PC makers sold 264 million units in all of 2019, according to data collected by Gartner and IDC, a gain of 1.9 percent year-over-year. That may not sound like much—indeed, many might accurately describe that figure as “flat”—but after seven straight years of falling PC sales, we’re going to take it as a victory. Most likely a temporary one, since PC makers benefitted last year from the pending retirement of Windows 7, which triggered the small rebound.
That said, it’s possible we’ll see some positive results this year too as the Windows 7 upgrades continue.
“The PC market experienced growth for the first time since 2011, driven by vibrant business demand for Windows 10 upgrades, particularly in the U.S., EMEA, and Japan,” Gartner’s Mikako Kitagawa said in a prepared statement. “We expect this growth to continue through this year even after Windows 7 support comes to an end this month, as many businesses in emerging regions such as China, Eurasia, and the emerging Asia/Pacific have not yet upgraded.”
“This past year was a wild one in the PC world, which resulted in impressive market growth that ultimately ended seven consecutive years of market contraction,” IDC’s Ryan Reiths said in a prepared statement. “The market will still have its challenges ahead, but this year was a clear sign that PC demand is still there despite the continued insurgence of emerging form factors and the demand for mobile computing.”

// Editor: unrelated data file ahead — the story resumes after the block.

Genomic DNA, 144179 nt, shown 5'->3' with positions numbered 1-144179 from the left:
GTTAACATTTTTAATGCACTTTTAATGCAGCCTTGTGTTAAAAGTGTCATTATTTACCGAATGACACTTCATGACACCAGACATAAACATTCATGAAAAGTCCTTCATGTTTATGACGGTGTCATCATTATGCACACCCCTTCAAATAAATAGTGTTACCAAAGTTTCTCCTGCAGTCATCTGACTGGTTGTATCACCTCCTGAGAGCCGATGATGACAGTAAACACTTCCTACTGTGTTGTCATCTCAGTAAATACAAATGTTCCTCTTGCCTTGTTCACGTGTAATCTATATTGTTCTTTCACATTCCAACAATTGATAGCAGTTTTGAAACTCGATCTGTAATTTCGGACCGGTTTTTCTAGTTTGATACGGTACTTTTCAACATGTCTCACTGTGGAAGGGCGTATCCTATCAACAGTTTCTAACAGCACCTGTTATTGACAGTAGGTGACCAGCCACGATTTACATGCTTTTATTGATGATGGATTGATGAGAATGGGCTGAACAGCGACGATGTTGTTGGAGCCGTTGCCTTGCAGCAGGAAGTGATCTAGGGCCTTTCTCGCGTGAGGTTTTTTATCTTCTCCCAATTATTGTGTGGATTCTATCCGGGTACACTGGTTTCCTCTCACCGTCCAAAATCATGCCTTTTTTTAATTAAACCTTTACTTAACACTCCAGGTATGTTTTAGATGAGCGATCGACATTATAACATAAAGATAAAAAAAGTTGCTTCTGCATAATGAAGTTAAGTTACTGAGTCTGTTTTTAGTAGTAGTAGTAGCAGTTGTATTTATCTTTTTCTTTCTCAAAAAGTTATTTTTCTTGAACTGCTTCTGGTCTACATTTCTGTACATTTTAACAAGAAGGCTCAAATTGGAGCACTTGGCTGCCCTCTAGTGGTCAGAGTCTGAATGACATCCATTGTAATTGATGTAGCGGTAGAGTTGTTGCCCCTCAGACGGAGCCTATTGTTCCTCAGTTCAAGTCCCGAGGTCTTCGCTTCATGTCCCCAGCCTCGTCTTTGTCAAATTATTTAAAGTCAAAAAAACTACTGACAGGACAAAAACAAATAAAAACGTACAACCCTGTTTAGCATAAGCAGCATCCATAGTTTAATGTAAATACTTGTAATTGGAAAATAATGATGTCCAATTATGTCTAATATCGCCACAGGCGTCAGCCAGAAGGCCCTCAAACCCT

Much of 2019’s growth came in the 4th quarter, according to both Gartner and IDC: PC sales hit 71.2 million units in the quarter, up 3.5 percent from the 68.8 million sold in the year-ago quarter.
Lenovo remained the world’s biggest maker of PCs, with 63.9 million units sold in 2019, good for 24 percent of all sales. HP was number two, with 60.4 million units sold (22.9 percent marketshare). Dell, Apple, and Acer rounded out the top five, with Apple’s Mac platform landing at 6.8 percent marketshare for the year.
I’ll be writing more about PC marketshare soon.
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